**Definition:**The general linear group $$\text{GL}_n(\mathbb{R})$$ is the group of all invertible $$n\times n$$ matrices under matrix multiplication.

**Definition:**For a group G we define the "center" Z(G) to be the subgroup $$\text{Z}(G)=\{z\in G| zg = gz\}$$.

It is a rather well-known result that the center of $$\text{GL}_n(\mathbb{R})$$ are the matrices $$kI$$ where I is the identity matrix and k is some non-zero real number. We will derive this result.

For $$N\times N$$ matrices define $$E_{nm}$$ to be the matrix with 0's everywhere except at the n-th row and m-th coloum where it has 1 as its entry. The problem however is that $$E_{nm}$$ are not invertible unless n=m, so we will rather consider the matrix $$I+E_{nm}$$ for $$n\not = m$$.

If A is some matrix in the general linear group then it commutes with all $$I+E_{nm}$$. Let $$a_{ij}$$ be the ij-entry of A and $$e_{ij}$$ be the ij-entry of $$I+E_{nm}$$. We have that $$A(I+E_{nm}) = (I+E_{nm})A$$. Therefore, $$\Sigma_k a_{ik}e_{kj} = \Sigma_k e_{ik}a_{kj}$$.

If $$j\not = m$$ then $$e_{kj}=0$$ except when k=j, so $$\Sigma_k a_{ik}e_{kj} = a_{ij}$$.

If $$i\not = n$$ then $$e_{ik}=0$$ except when k=i, so $$\Sigma_k e_{ik}a_{kj} = a_{ij}$$ .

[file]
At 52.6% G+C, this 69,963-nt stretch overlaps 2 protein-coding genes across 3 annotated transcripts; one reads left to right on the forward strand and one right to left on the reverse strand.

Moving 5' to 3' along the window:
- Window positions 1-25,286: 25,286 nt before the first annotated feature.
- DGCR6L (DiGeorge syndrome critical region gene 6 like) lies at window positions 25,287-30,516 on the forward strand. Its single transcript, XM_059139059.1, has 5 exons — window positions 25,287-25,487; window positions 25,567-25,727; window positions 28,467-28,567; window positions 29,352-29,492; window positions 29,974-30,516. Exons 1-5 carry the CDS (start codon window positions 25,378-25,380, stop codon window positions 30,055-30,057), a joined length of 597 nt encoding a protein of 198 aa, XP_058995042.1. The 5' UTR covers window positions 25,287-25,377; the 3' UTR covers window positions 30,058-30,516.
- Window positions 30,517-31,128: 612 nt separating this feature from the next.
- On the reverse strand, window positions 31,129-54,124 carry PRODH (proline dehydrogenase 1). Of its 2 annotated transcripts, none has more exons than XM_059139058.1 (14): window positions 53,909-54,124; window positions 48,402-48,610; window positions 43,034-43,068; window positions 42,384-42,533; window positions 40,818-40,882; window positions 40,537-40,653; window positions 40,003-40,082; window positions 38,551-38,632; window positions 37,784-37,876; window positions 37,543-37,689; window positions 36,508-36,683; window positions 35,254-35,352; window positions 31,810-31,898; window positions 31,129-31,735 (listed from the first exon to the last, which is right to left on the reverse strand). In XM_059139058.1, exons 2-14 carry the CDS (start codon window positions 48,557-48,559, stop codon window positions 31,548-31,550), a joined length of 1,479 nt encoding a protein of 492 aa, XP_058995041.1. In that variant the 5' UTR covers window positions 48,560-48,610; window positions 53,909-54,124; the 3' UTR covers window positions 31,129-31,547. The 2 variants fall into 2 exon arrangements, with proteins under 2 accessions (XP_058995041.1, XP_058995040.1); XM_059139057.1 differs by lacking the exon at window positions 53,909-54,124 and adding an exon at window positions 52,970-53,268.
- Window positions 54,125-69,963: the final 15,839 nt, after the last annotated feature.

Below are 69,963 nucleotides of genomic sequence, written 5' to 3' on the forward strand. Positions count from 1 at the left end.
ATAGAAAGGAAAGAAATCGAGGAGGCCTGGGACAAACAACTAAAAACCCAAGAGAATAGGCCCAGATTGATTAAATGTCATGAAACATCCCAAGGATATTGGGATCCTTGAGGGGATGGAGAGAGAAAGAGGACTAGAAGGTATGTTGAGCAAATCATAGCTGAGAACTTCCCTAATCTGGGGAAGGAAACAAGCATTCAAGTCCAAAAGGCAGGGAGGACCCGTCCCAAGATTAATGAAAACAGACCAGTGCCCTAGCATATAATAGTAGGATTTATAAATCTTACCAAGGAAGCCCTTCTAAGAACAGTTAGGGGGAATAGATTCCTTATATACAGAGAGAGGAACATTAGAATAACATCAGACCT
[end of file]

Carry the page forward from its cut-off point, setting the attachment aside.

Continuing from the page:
If $$j=m$$ then $$e_{kj}=0$$ except when k=j and k=n, so $$\Sigma_k a_{ik}e_{kj} = a_{ij}+a_{in}$$.

If $$i=n$$ then $$e_{ik}=0$$ except when k=i and k=m, so $$\Sigma_k e_{ik}a_{kj} = a_{ij}+a_{mj}$$.

These are our four possible cases. In the second two cases, that is when j=m and i=n we have $$a_{nm}+a_{nn}=a_{nm}+a_{mm}$$ we get that $$a_{nn} = a_{mm}$$. But $$n,m$$ range over $$\{1,2,...,N\}$$ so that means all the diagnol terms are all equal to one another. Thus, A is a matrix with equal diagnol terms.

In the second and third case, that is when i!=n and j=m we get $$a_{im}=a_{im}+a_{in}$$ so we have that $$a_{in}=0$$ for all i!=n. This means all terms in the n-th coloumn are zero except possibly on the diagnol. But $$n\in \{1,2,...N\}$$ so if we vary n over this set we get that all coloumns must be zero except possibly at the diagnol terms.

Thus, A must be a matrix with all terms zero off the diagnol, but all diagnol terms equal. If k is the common value of all these diagnol terms it follows that A=kI where I is the $$N\times N$$ identity matrix. But we require for A to be invertible, therefore k is a non-zero real number.

We have shown it is necessary for any matrix in the center of the general linear group to be of the form kI where k!=0. Obviously, it is sufficient also since the identity matrix communutes with all matrices of that size.

We have finally proved that $$\text{Z}[\text{GL}_n(\mathbb{R})] = \{ kI| k \in \mathbb{R}^{\times} \}$$.

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